Visitor publication

Study finds ultra-processed foods linked to substantially increased risk of dementia

Posting time:2022-12-06 01:02:10

Study finds ultra-processed foods linked to substantially increased risk of dementia

According to a recent study published in the journal Neurology, those who consume the most ultra-processed foods, such as soft drinks, potato chips and crackers, may have a greater chance of developing dementia than those who consume the least. The researchers also found that replacing ultra-processed foods with unprocessed or lightly processed foods in a person's diet was associated with a lower risk of dementia. The study does not prove that ultra-processed foods cause dementia. Only one association is shown. Ultra-processed foods are low in protein and fiber and high in added sugar, fat, and salt. Soft drinks, savory and sweet snacks, ice cream, sausage, fried chicken, yogurt, canned tomatoes and baked beans, ketchup, mayonnaise, packaged guacamole and hummus, packaged bread and flavored cereal are some of the superfoods. Examples of processed foods. Study author Dr Huiping Li from Tianjin Medical University, China, said: "Ultra-processed foods are meant for convenience and taste, but they reduce the quality of a person's diet. These foods may also contain food additives or come from packaging or during heating The resulting molecules, all of which have been shown in other studies to negatively affect thinking and memory ability. Our study not only found that ultra-processed foods are associated with an increased risk of dementia, but also that replacing them with healthy choices may reduce Dementia risk." The researchers identified 72,083 people for the study from the UK Biobank, a huge database of health information on half a million people in the UK. Participants in the study were 55 years old or older and did not have dementia at the start. They were followed for an average of 10 years. At the end of the study, 518 people had been diagnosed with dementia. People in the study completed at least two questionnaires about what they ate and drank the previous day. The researchers calculated how much ultra-processed food an individual ate and compared it to the grams of other foods per day to arrive at a proportion of their daily diet. They then divided the subjects into four equal groups, ranging from the lowest to the highest percentage of ultra-processed food intake. In the lowest group, ultra-processed foods made up 9% of the daily diet, or 225 grams per day, while in the highest group, ultra-processed foods made up 28% of the daily diet, or 814 grams per day. 150 grams is equivalent to one serving of pizza or fish sticks. Beverages are the main food category leading to high consumption of ultra-processed foods, followed by sugary goods and ultra-processed dairy products. In the lowest group, 105 out of 18,021 people developed dementia, while in the highest group, 150 out of 18,021 people developed dementia. After adjusting for age, gender, family history of dementia and heart disease, and other factors that may affect dementia risk, the researchers found that for every 10 percent increase in daily intake of ultra-processed foods, people's risk of developing dementia will increase by 25%. The researchers also used study data to estimate what would happen if a person replaced 10 percent of ultra-processed foods with unprocessed or minimally processed foods, such as fresh fruits, vegetables, beans, milk, and meat. They found that such replacements were associated with a 19 percent lower risk of dementia. "Our results also show that adding only 50 grams of unprocessed or minimally processed food per day, the equivalent of half an apple, a serving of corn or a bowl of cereal, while reducing ultra-processed food by 50 grams per day, the equivalent of one serving of cereal," Li Huiping said. A chocolate bar, or a serving of fish sticks, was associated with a 3% lower risk of dementia. It is encouraging that small and manageable changes in diet may have an impact on a person's dementia risk." Li Huiping pointed out, Further research is needed to confirm these findings. Dr. Maura E. Walker of the University of Massachusetts Boston, who wrote an editorial for the study, said: "While nutrition research has begun to focus on food processing, the challenge is to classify these foods into unprocessed, minimally processed, processed and ultra-processed. Processed. Foods like soup, for example, are classified differently if canned versus homemade. Also, processing levels do not always align with diet quality. Plant-based burgers that match high quality can also be ultra-processed As we aim to better understand the complexities of dietary intake, we must also consider that more high-quality dietary assessments may be required." A limitation of the study is that cases of dementia were obtained by looking at hospital records and death registers rather than primary care data, so milder cases may have been missed.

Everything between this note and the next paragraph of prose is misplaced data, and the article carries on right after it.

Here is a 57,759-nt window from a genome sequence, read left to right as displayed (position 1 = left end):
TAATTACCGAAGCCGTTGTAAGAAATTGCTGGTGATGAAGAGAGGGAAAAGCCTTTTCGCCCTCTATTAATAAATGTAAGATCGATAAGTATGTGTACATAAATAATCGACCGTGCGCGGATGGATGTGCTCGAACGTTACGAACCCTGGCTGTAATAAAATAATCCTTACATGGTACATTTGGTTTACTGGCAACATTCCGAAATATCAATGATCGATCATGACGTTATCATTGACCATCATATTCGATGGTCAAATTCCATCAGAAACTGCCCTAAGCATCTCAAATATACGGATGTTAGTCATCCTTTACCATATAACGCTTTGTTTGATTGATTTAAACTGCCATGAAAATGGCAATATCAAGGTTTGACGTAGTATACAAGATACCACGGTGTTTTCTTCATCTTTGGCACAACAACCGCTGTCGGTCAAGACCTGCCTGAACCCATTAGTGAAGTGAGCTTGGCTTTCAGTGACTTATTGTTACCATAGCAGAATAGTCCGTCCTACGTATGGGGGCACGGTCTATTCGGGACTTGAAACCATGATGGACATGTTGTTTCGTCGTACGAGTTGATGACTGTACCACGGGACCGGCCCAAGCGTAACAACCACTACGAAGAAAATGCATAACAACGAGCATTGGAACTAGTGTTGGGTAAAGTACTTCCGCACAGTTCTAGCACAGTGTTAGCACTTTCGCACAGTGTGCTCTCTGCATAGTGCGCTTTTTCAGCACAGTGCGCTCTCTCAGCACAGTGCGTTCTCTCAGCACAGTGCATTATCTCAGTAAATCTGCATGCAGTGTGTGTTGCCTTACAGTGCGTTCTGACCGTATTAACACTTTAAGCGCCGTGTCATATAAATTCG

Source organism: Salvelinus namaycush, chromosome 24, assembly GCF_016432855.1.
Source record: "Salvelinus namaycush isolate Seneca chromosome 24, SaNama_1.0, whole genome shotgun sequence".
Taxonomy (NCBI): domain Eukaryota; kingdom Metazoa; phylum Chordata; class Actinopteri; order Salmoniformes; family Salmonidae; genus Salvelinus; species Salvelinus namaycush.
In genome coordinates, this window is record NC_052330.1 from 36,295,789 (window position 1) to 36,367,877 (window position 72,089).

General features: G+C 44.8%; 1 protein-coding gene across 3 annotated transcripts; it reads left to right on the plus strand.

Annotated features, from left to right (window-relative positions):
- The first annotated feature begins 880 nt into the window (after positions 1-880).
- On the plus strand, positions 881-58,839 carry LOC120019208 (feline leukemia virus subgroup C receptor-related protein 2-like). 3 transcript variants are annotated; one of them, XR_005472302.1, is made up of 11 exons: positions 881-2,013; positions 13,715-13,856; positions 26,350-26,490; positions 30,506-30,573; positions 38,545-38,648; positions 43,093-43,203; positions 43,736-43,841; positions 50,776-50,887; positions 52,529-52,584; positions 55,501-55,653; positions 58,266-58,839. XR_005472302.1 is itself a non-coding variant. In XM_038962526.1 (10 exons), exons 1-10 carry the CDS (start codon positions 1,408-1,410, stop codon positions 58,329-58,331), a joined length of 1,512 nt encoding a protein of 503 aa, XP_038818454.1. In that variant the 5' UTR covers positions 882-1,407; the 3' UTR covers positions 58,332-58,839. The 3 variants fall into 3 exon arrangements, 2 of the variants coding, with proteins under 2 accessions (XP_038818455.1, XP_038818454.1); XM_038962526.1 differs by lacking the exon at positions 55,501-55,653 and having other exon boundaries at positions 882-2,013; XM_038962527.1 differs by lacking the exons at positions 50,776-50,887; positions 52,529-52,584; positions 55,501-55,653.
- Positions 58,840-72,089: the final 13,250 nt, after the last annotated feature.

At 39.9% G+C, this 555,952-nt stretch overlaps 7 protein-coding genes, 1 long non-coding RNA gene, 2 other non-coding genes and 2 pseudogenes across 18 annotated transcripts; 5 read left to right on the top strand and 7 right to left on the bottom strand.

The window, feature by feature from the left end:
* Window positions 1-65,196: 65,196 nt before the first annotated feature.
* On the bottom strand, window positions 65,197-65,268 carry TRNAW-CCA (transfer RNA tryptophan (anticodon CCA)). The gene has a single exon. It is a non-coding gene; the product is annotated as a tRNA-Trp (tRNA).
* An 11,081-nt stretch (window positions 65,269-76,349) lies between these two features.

Top ranking